North Korea once again surprised the world. Media went in a frenzy about the country's disman-tling its rocket as late as two days ago.
However, its satellite had already been launched into orbit yesterday and rocket debris had reportedly fallen into the waters off the Philippines.
North Korea has sufficient reasons to launch its satellite.
The peaceful development of outer space should be a fundamental right of every sovereign state. However, North Korea's actions violated UN resolutions which demand a halt to missile and nuclear tests.
As a country that always believes it has no guarantee of its national security, North Korea's actions can be understandable. North Korea has to improve its strength to cope with possible threats from its perceived enemies.
Viewed from the current circumstances, the situation on the Korean Peninsula will not spin out of control because North Korea launched the rocket.
However, the US, Japan and South Korea will certainly be unhappy. These three countries may take further actions to impose harsher sanctions on North Korea. This will lead to more ratcheting up of tensions on the Peninsula.
This is the point that concerns China the most. China hopes that all parties can keep calm and take actions that promote peace and stability.
Escalating tensions on the Peninsula is in the interests of nobody. But then, is there any way to prevent the situation from spiraling out of control?
The only solution is to establish a peace mechanism. The Six-Party Talks are making efforts in this direction but only little progress has been made.
Without the constraints of a peace mechanism, countries can only increase their sense of security by strengthening their military power. This is not a sustainable situation.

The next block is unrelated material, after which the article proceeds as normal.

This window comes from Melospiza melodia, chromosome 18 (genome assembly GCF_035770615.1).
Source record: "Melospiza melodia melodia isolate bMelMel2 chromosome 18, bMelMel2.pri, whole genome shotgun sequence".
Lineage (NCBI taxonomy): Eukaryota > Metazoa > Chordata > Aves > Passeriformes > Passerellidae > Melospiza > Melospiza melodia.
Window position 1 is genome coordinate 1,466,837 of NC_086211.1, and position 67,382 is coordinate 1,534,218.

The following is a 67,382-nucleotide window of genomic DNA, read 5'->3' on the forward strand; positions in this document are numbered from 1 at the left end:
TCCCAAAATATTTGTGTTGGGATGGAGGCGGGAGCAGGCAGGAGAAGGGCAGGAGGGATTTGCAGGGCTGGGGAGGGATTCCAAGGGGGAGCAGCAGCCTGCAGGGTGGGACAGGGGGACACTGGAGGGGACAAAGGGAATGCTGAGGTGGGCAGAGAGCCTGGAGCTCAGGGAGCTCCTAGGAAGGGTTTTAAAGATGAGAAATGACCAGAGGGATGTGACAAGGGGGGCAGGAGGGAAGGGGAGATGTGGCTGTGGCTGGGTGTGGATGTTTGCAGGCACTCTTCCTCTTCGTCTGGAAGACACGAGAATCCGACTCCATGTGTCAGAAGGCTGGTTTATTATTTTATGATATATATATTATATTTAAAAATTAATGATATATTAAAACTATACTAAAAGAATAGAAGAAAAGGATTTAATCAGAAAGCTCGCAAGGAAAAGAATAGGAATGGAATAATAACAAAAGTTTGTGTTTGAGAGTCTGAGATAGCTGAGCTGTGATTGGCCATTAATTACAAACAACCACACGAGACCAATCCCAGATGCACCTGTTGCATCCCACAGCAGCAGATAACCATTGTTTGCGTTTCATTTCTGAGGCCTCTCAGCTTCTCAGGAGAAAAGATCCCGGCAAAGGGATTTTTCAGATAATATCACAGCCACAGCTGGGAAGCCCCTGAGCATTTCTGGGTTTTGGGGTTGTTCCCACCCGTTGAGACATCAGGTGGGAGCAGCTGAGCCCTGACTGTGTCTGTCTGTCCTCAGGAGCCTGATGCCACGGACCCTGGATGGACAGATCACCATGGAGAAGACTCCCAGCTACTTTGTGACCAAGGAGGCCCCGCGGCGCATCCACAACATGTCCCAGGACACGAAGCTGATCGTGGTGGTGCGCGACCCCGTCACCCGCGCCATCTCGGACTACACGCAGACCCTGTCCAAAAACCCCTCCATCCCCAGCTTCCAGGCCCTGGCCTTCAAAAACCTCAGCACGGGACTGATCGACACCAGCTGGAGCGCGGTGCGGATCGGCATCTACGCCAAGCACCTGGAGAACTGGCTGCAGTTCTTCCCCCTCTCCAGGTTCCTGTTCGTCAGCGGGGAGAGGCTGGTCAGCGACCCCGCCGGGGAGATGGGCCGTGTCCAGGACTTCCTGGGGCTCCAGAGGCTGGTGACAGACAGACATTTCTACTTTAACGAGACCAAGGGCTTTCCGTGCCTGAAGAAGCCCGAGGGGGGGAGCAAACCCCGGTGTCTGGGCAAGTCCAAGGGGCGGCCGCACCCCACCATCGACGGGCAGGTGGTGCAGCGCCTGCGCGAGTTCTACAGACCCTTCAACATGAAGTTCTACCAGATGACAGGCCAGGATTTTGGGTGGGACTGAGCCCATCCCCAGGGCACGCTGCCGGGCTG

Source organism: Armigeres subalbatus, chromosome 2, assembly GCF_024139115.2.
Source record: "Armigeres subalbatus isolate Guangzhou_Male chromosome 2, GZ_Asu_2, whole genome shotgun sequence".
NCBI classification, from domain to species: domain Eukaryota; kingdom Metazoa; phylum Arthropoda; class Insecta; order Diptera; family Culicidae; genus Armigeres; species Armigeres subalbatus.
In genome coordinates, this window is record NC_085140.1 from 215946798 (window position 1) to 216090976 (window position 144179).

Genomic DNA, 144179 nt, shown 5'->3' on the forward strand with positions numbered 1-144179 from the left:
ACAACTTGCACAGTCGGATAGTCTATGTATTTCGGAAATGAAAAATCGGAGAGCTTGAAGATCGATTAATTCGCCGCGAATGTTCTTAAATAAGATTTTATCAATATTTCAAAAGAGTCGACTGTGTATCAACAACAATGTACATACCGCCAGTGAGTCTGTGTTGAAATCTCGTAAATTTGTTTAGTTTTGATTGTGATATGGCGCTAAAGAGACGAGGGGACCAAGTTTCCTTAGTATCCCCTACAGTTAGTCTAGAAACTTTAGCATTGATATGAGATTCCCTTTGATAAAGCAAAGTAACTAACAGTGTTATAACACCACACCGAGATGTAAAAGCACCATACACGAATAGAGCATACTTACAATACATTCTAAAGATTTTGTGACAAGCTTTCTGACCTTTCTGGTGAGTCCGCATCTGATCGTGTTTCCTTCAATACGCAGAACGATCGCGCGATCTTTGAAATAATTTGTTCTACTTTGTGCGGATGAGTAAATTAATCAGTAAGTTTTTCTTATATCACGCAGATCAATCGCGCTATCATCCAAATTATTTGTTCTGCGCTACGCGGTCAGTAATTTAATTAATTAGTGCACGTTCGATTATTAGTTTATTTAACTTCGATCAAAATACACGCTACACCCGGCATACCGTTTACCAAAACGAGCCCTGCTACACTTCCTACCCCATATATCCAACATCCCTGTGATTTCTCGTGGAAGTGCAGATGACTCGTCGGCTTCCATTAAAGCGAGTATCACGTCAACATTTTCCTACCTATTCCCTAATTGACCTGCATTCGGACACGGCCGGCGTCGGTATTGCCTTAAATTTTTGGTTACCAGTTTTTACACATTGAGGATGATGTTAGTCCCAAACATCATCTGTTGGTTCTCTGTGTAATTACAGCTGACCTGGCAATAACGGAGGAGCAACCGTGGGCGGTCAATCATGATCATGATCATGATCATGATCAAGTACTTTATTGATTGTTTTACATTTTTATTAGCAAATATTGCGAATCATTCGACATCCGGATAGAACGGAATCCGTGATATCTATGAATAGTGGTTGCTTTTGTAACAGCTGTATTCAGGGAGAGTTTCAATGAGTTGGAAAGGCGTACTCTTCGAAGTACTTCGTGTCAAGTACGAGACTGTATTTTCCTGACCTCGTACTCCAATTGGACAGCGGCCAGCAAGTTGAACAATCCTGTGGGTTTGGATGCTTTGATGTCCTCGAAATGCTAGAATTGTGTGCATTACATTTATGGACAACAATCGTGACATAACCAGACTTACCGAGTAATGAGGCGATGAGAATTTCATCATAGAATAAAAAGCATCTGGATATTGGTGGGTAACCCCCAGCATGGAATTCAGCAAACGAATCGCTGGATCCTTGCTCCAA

There can be no rules, sense of security or mutual trust without a mechanism. A lack of trust exists in many inter-state relationships in Asia. North Korea's rocket launch only shows up this weakness more clearly.
It is inevitable that a security mechanism must be put in place to maintain peace across the entire Asia-Pacific, in-cluding East Asia and the South China Sea. It would also be the foundation of long-term sustainable development in this region.
Asia is undergoing a process of dramatic change. The latest report of the US National Intelligence Council pointed out that Asia's rise will shake the global peace under the hegemony of the US.
If the old institutions can't manage Asia, then new institutions are needed.
This is a big challenge facing the entire continent. China has been promot?ing institutional construction in the field of economy and trade in recent years, through such forums as the ASEAN+3 and the newly-started China-Japan- South Korea Free Trade Agreement (FTA) negotiations.
Now it's high time to establish a political and security mechanism. From the perspective of China's surrounding political and security situation, the challenges do not lie in the future but in the present. China has to move forward.
China is a big power in the region. Without its participation and design as a leading role, the setup of the regional security mechanism is impossible.
The mechanism will not only regulate North Korea, but also the Philippines and Vietnam. China itself will certainly be confined by the mechanism, but the credibility it acquires will be more important.
China will have steadier development in an institutionalized region. The future position of China in Asia is not only determined by its national strength, but also by its ability to build institutions. It will be a process entangled with complicated interests, but China must face this reality.
The author is a senior reporter with the People's Daily. He is now stationed in Bangkok. email@example.com